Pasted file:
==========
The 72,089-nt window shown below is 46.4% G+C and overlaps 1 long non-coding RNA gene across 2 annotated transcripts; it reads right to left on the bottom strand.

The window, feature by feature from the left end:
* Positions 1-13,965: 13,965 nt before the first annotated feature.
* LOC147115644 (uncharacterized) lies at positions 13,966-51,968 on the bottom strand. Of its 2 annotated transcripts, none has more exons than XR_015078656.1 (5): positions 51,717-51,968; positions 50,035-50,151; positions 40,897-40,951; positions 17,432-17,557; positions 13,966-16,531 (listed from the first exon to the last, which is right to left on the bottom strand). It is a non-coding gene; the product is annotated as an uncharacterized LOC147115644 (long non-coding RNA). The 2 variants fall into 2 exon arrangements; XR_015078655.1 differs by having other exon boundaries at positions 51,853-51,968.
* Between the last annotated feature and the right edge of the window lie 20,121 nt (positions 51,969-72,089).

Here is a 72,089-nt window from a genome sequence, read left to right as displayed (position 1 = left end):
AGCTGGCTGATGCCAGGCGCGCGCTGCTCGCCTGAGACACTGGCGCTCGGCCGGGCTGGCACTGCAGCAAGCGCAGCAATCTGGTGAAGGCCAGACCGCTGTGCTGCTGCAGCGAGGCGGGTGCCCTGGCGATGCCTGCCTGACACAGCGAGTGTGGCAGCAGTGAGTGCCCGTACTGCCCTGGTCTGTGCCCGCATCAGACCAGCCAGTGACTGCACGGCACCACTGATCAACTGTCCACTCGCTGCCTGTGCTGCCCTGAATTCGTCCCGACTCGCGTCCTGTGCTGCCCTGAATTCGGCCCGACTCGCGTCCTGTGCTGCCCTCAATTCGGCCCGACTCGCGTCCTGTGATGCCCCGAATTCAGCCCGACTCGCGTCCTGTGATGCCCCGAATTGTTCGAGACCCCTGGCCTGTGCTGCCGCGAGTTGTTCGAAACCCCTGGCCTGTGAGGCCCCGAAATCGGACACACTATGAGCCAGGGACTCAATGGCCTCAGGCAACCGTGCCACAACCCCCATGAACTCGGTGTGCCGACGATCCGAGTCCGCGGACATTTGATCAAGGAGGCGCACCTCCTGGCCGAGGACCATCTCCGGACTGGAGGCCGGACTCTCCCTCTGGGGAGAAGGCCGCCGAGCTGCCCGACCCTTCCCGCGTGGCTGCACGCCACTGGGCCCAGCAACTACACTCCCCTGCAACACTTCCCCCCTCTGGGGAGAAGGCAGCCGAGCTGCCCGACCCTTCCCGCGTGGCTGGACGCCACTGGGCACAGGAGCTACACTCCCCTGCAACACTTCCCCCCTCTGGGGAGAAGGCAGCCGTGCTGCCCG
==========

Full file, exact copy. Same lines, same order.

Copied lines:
The 72,089-nt window shown below is 46.4% G+C and overlaps 1 long non-coding RNA gene across 2 annotated transcripts; it reads right to left on the bottom strand.

The window, feature by feature from the left end:
* Positions 1-13,965: 13,965 nt before the first annotated feature.
* LOC147115644 (uncharacterized) lies at positions 13,966-51,968 on the bottom strand. Of its 2 annotated transcripts, none has more exons than XR_015078656.1 (5): positions 51,717-51,968; positions 50,035-50,151; positions 40,897-40,951; positions 17,432-17,557; positions 13,966-16,531 (listed from the first exon to the last, which is right to left on the bottom strand). It is a non-coding gene; the product is annotated as an uncharacterized LOC147115644 (long non-coding RNA). The 2 variants fall into 2 exon arrangements; XR_015078655.1 differs by having other exon boundaries at positions 51,853-51,968.
* Between the last annotated feature and the right edge of the window lie 20,121 nt (positions 51,969-72,089).

Here is a 72,089-nt window from a genome sequence, read left to right as displayed (position 1 = left end):
AGCTGGCTGATGCCAGGCGCGCGCTGCTCGCCTGAGACACTGGCGCTCGGCCGGGCTGGCACTGCAGCAAGCGCAGCAATCTGGTGAAGGCCAGACCGCTGTGCTGCTGCAGCGAGGCGGGTGCCCTGGCGATGCCTGCCTGACACAGCGAGTGTGGCAGCAGTGAGTGCCCGTACTGCCCTGGTCTGTGCCCGCATCAGACCAGCCAGTGACTGCACGGCACCACTGATCAACTGTCCACTCGCTGCCTGTGCTGCCCTGAATTCGTCCCGACTCGCGTCCTGTGCTGCCCTGAATTCGGCCCGACTCGCGTCCTGTGCTGCCCTCAATTCGGCCCGACTCGCGTCCTGTGATGCCCCGAATTCAGCCCGACTCGCGTCCTGTGATGCCCCGAATTGTTCGAGACCCCTGGCCTGTGCTGCCGCGAGTTGTTCGAAACCCCTGGCCTGTGAGGCCCCGAAATCGGACACACTATGAGCCAGGGACTCAATGGCCTCAGGCAACCGTGCCACAACCCCCATGAACTCGGTGTGCCGACGATCCGAGTCCGCGGACATTTGATCAAGGAGGCGCACCTCCTGGCCGAGGACCATCTCCGGACTGGAGGCCGGACTCTCCCTCTGGGGAGAAGGCCGCCGAGCTGCCCGACCCTTCCCGCGTGGCTGCACGCCACTGGGCCCAGCAACTACACTCCCCTGCAACACTTCCCCCCTCTGGGGAGAAGGCAGCCGAGCTGCCCGACCCTTCCCGCGTGGCTGGACGCCACTGGGCACAGGAGCTACACTCCCCTGCAACACTTCCCCCCTCTGGGGAGAAGGCAGCCGTGCTGCCCG